Despite assurances from Boston Mayor Marty Walsh and Boston 2024, the group trying to bring the Olympics to the city that year, that they are in favor of transparency, the city is trying to keep Olympics-related public records from the news media and general public. We sent this letter to the Secretary of the Commonwealth's office earlier today in support of The Boston Herald after hearing about the city's reasoning for trying to withhold several public records. Supervisor of Records,
We would like to voice our support for The Boston Herald in their recent appeal related to Olympics-related documents possessed by the city of Boston.
As the Herald reported yesterday:
The Herald filed a public records appeal with the Secretary of State’s Office in February after Boston officials refused to release host cities’ contracts for the 2020 and 2022 Games — documents Mayor Martin J. Walsh said he reviewed before agreeing to the terms for hosting the Olympics.
In a letter to the Secretary of State’s Office dated April 23, Boston 2024 officials argued those contracts should not be released publicly because the city would be breaking its promises to the U.S. Olympic Committee and the International Olympic Committee to withhold “confidential information” from the public.
“The Requested Information is precisely the type of confidential information that the Bidding Process Agreement and the IOC Code of Ethics are intended to protect,” wrote lawyer R. Robert Popeo, the Mintz Levin chairman who also serves on the Boston 2024 board of directors.
Boston 2024 officials also seemed to encourage city officials to skirt state public records law by asking City Hall to return all of the secret documents to Boston 2024 — a ploy that appeared aimed at blocking the release of the contracts should the secretary of state order the city to make the records public.
“While we respect and support the City’s priority on transparency throughout the bid process this is a confidential document, belonging to a foreign city and an international entity, to which neither the City nor Boston 2024 are parties,” Boston 2024 attorney Paige Scott Reed wrote to city lawyers in a letter dated April 15. “Therefore, we respectfully request the immediate return of any copy of the 2020 Host City Contract that might be in the City of Boston’s physical possession.”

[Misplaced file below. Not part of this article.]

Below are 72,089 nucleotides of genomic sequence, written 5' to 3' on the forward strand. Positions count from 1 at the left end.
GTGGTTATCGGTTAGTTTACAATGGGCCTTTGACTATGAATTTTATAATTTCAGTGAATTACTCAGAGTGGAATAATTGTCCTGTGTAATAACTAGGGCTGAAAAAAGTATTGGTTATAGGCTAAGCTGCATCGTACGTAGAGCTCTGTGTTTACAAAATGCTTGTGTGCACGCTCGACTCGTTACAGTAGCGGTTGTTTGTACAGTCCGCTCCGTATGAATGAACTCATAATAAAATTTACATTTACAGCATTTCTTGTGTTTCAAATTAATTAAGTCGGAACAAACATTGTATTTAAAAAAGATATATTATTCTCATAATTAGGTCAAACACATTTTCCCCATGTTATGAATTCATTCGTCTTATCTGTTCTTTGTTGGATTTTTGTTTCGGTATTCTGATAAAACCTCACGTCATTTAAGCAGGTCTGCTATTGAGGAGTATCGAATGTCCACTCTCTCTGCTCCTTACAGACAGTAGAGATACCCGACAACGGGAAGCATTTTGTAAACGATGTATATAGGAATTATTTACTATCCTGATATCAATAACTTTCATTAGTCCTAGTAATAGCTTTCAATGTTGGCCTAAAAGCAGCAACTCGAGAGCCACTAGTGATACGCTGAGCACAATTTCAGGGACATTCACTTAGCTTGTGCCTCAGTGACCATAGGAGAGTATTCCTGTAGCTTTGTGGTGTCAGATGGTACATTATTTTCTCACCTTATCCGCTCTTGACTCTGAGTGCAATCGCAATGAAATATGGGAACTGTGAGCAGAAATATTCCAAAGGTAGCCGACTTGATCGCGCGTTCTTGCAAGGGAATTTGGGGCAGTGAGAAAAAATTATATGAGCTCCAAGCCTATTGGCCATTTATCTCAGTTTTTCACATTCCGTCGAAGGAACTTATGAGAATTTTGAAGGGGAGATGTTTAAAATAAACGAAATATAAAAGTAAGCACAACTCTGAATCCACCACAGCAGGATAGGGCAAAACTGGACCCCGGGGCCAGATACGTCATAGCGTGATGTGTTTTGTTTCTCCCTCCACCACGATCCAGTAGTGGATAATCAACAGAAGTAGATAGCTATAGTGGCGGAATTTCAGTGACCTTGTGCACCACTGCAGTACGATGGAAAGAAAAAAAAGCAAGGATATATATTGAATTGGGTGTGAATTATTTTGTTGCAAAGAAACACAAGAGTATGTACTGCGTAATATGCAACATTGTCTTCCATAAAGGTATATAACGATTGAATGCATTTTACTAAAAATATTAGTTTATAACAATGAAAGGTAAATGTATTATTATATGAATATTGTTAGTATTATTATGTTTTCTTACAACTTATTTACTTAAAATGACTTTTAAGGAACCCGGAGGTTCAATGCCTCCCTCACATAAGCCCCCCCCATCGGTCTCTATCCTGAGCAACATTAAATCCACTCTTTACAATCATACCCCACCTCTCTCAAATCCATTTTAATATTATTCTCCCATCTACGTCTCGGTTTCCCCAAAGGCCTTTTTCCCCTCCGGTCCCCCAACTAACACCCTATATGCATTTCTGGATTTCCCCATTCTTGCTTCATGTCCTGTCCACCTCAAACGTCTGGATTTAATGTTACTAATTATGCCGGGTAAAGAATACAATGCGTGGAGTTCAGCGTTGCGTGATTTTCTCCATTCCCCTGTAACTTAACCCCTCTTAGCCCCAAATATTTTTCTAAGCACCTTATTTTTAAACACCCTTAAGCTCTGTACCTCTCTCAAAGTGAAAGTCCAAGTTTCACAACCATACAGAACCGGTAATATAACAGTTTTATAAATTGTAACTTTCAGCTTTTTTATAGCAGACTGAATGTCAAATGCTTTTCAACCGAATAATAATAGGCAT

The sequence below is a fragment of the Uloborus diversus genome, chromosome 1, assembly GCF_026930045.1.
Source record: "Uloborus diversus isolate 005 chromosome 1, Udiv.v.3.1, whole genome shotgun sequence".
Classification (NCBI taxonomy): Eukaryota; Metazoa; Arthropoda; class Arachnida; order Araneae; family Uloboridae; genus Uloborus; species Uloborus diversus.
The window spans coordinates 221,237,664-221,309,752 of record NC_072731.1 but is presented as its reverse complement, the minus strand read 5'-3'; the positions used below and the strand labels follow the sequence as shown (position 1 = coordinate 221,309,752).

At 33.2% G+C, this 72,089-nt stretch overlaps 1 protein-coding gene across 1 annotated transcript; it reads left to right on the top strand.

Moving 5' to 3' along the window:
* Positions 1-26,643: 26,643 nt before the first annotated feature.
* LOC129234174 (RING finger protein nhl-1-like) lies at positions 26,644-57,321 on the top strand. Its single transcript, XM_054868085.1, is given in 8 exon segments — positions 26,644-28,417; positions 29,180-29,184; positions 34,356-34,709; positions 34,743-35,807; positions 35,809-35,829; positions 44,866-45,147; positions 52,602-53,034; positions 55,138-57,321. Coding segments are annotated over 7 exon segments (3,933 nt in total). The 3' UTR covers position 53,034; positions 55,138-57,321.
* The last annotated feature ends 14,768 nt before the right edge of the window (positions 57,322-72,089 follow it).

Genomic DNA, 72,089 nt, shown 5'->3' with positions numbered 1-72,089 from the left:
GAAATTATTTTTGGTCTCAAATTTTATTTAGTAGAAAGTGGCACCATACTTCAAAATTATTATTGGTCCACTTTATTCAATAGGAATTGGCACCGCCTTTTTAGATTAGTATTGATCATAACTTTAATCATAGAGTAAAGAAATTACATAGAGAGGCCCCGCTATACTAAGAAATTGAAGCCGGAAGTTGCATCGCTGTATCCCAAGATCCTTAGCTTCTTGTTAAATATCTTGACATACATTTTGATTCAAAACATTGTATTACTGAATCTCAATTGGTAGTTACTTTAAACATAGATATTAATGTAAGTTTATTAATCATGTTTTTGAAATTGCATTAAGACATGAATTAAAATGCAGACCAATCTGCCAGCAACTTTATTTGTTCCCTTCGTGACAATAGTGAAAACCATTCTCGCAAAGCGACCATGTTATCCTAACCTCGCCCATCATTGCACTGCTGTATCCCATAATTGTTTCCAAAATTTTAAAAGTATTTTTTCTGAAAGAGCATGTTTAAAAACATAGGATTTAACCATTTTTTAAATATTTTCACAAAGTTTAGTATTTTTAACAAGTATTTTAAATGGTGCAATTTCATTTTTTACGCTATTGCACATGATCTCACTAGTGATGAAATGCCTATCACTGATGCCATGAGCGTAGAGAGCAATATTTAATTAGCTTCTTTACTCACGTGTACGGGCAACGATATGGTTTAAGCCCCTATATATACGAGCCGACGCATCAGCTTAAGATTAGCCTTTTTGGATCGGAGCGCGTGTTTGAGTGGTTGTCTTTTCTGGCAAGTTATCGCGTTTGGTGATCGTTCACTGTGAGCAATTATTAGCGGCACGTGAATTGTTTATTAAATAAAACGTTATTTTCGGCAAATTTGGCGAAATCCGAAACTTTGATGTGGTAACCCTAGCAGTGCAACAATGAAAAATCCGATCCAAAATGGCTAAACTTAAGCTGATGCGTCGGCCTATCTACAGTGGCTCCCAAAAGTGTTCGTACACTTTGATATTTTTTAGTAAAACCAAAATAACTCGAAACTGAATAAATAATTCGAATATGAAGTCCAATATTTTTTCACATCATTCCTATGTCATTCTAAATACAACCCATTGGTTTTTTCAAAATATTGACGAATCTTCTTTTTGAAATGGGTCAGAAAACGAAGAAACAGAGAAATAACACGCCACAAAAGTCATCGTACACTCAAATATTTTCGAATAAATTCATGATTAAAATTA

The laws of the Commonwealth of Massachusetts trump any agreement the city may have entered into with Boston 2024 or any private group and, in this matter, the law is clear: “all... papers... made or received by any officer or employee of any agency” (emphasis added) are public records and potentially subject to disclosure under state law (M.G.L. Ch. 4, Sec. 7).
Furthermore, anyone who “removes [a public record] from the room where it is usually kept” is committing a crime under M.G.L. Ch. 66, Sec. 15 and is subject to “a fine of not less than ten nor more than five hundred dollars, or by imprisonment for not more than one year, or both.”
We hope that you will side with the Herald in their appeal. Additionally, we hope you will put the city of Boston on notice that if any of their employees attempt to give public records away to Boston 2024 or any other private organization without clearance from your office, the matter will be referred to the attorney general's office for criminal prosecution.
Your attention to this matter is much appreciated.